It was very transparent of Merrill Matthews to use the most notorious and brutal examples of murderers to sway opinion about who should vote (“Should prisoners have the right to vote?” May 10). I assure you, had John William “Bill” King had the right to vote before James Byrd was avenged by the state it would not have led to his release.
Nor would inmate voting lead to any of the most disruptive members of our society being back on the streets prowling for victims. Suggesting it would lines up with all of the dramatically falsified information people receive from television about criminality and incarceration. It’s pure sensationalism. This frame of reference can be manipulated from any narrow view.
Who would the incarcerated vote for? Liberals? Independents? Green Party? Other convicts who might take over the world?
What would be the worst thing to happen if convicts had a voice? You might humanize them? This wouldn’t lead to a mass exodus like a Batman movie.
It is commonplace to paint murderers in the broadest strokes because it’s easier to hide the complexities of people and their problems. What a privilege it is to be so detached; to be able to point the finger and blame societal misfits for the darkness that flows through us all. I wonder how many inmates, or convicts, Matthews knows?
The criminal justice system’s manner of mass incarceration is a systemic failure. To zero in on the most vile end of the spectrum in order to make a point is myopic and unscholarly. Yet, I understand the point. I deal with the gravity of guilt for what I have taken out of this world every day. And I don’t know how to attempt to put a dent in the insurmountable debt I owe; not to the state but to humanity. Does this system really work?
Every time there is a heinous crime the whole lot of us cringe because we know that this example will be the poster child for all convicts. To marginalize an entire population and disregard the individual efforts toward growth and change is to negate the idea of rehabilitation — an idea that is in the mission statements of departments of corrections nationwide.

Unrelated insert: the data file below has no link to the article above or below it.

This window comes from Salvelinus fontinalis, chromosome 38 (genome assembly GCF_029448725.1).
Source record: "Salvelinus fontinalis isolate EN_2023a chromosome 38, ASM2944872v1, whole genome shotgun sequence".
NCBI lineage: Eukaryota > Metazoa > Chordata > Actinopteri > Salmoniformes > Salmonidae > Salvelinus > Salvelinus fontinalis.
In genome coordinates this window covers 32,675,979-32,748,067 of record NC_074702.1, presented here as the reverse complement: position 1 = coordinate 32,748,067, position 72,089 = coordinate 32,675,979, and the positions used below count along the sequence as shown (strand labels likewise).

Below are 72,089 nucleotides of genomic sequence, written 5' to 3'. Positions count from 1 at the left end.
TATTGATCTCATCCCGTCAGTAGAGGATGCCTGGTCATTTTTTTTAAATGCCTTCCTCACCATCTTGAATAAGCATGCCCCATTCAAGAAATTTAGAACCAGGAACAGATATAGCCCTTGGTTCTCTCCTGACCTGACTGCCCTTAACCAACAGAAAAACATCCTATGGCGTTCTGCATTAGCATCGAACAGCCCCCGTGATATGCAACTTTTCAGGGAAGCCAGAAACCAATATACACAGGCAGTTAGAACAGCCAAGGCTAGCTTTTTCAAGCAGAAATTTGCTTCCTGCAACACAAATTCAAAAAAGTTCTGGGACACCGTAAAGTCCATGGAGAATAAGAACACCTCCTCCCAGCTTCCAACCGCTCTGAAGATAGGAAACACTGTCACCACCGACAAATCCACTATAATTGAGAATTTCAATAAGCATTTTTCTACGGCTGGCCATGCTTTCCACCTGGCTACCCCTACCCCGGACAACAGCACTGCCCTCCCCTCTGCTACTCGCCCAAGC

Check the statistics: The vast majority of inmates will be released one day. That’s under the harshness of current laws. So how do you ensure the safety of society once “these people” are buying groceries in your neighborhood?
I’d cast my vote for the representative who had my interests in mind, just like you. Shouldn’t the point be to invest in making sure my interests are stable and responsible no matter where I live? Let’s not even broach the history of carceral impact on minority and impoverished populations, not to mention voter suppression tactics.
There is a truth to what Matthews says about the “worst” type of people. I’ve been incarcerated since 2003 and even though I’m in Minnesota I’ve met some people so dark inside they seem beyond repair. Yet most of those people are the ones going home or working in the prison system camouflaged.
I also know guys who have earned masters’ degrees, devote their voices to programs like Minnesota Prison Writers Workshop (MPWW), work tirelessly in restorative justice efforts and selflessly invest in the youth who come through. I suggest Matthews sign up for the Amicus program or attend MPWW’s annual reading at Hamline. Better yet, I have room on my visiting list to represent the other end of the spectrum.
I stand accountable for what I’ve done, and I know that surviving a terrible place at a terrible taxpayer expense isn’t serving anything and most certainly isn’t honoring my victims.
Giving inmates a voice wouldn’t absolve them of anything. How else can we mend what’s broken?
And even if I’m given the power to vote I don’t know if I have any faith left in a system that won’t allow me to pay forward on the real debt I owe while I’m incarcerated.
Thank you for the avenue.
C. Fausto Cabrera is incarcerated at MCF-Rush City for second-degree murder.